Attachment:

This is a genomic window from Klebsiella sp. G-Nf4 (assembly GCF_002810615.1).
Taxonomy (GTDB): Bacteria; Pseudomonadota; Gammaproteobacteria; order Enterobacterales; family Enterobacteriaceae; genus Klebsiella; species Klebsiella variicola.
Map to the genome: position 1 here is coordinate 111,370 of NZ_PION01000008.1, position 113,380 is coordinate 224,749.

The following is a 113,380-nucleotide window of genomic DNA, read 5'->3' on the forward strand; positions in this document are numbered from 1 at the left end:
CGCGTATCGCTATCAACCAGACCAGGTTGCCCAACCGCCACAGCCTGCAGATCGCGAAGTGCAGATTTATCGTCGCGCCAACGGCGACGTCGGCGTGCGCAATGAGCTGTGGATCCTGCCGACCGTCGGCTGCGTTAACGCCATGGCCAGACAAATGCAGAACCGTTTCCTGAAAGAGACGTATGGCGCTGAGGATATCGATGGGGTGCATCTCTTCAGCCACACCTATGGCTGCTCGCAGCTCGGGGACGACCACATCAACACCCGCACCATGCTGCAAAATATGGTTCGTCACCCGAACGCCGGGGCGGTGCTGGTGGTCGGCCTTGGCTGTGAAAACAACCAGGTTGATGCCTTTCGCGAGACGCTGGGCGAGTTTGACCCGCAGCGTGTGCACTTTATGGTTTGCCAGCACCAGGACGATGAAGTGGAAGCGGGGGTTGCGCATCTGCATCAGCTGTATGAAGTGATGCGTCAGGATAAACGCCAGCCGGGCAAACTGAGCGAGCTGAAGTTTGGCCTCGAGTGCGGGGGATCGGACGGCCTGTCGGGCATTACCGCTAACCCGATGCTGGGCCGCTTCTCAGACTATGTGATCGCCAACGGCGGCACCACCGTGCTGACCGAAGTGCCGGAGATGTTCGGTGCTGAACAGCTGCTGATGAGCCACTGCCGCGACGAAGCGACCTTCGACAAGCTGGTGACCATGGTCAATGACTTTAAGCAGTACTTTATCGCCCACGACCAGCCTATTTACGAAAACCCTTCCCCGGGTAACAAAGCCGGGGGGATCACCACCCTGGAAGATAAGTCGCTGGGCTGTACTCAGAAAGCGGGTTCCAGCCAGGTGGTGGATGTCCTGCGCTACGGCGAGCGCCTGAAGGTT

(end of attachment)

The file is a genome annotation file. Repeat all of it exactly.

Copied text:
This is a genomic window from Klebsiella sp. G-Nf4 (assembly GCF_002810615.1).
Taxonomy (GTDB): Bacteria; Pseudomonadota; Gammaproteobacteria; order Enterobacterales; family Enterobacteriaceae; genus Klebsiella; species Klebsiella variicola.
Map to the genome: position 1 here is coordinate 111,370 of NZ_PION01000008.1, position 113,380 is coordinate 224,749.

The following is a 113,380-nucleotide window of genomic DNA, read 5'->3' on the forward strand; positions in this document are numbered from 1 at the left end:
CGCGTATCGCTATCAACCAGACCAGGTTGCCCAACCGCCACAGCCTGCAGATCGCGAAGTGCAGATTTATCGTCGCGCCAACGGCGACGTCGGCGTGCGCAATGAGCTGTGGATCCTGCCGACCGTCGGCTGCGTTAACGCCATGGCCAGACAAATGCAGAACCGTTTCCTGAAAGAGACGTATGGCGCTGAGGATATCGATGGGGTGCATCTCTTCAGCCACACCTATGGCTGCTCGCAGCTCGGGGACGACCACATCAACACCCGCACCATGCTGCAAAATATGGTTCGTCACCCGAACGCCGGGGCGGTGCTGGTGGTCGGCCTTGGCTGTGAAAACAACCAGGTTGATGCCTTTCGCGAGACGCTGGGCGAGTTTGACCCGCAGCGTGTGCACTTTATGGTTTGCCAGCACCAGGACGATGAAGTGGAAGCGGGGGTTGCGCATCTGCATCAGCTGTATGAAGTGATGCGTCAGGATAAACGCCAGCCGGGCAAACTGAGCGAGCTGAAGTTTGGCCTCGAGTGCGGGGGATCGGACGGCCTGTCGGGCATTACCGCTAACCCGATGCTGGGCCGCTTCTCAGACTATGTGATCGCCAACGGCGGCACCACCGTGCTGACCGAAGTGCCGGAGATGTTCGGTGCTGAACAGCTGCTGATGAGCCACTGCCGCGACGAAGCGACCTTCGACAAGCTGGTGACCATGGTCAATGACTTTAAGCAGTACTTTATCGCCCACGACCAGCCTATTTACGAAAACCCTTCCCCGGGTAACAAAGCCGGGGGGATCACCACCCTGGAAGATAAGTCGCTGGGCTGTACTCAGAAAGCGGGTTCCAGCCAGGTGGTGGATGTCCTGCGCTACGGCGAGCGCCTGAAGGTT